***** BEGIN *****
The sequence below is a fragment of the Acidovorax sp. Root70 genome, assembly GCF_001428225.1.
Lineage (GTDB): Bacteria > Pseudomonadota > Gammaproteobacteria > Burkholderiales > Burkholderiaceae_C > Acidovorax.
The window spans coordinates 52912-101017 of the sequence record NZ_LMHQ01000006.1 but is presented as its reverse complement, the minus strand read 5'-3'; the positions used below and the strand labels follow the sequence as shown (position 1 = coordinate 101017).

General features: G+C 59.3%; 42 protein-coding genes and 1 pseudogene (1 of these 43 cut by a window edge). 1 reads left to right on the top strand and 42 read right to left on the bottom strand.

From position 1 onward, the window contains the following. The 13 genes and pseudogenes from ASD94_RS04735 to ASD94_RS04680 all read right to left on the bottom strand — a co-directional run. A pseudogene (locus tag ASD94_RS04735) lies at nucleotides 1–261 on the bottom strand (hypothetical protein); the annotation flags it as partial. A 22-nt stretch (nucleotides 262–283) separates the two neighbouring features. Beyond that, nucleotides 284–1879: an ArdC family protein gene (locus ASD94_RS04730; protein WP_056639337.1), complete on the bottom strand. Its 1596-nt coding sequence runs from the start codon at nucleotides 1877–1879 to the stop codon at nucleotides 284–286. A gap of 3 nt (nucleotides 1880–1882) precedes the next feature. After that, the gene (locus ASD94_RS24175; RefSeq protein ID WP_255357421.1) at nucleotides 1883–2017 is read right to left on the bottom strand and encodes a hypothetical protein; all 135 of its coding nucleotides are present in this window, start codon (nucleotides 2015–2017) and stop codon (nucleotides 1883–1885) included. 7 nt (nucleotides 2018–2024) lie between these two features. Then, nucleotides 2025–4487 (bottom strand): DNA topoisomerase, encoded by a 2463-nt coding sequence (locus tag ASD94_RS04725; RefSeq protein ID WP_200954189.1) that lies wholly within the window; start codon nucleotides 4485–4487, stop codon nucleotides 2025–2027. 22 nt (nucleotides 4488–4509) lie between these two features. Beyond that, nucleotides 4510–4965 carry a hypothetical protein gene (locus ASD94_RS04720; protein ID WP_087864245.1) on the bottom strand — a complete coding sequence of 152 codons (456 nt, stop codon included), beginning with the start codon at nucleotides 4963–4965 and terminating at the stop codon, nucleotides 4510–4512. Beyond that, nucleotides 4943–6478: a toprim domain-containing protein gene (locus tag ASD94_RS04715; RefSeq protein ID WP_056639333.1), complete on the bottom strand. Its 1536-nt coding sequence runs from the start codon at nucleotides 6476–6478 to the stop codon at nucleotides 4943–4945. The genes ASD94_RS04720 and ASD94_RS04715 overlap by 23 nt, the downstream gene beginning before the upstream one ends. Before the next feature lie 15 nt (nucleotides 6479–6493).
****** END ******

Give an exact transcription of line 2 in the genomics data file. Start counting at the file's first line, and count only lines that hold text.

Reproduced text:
Lineage (GTDB): Bacteria > Pseudomonadota > Gammaproteobacteria > Burkholderiales > Burkholderiaceae_C > Acidovorax.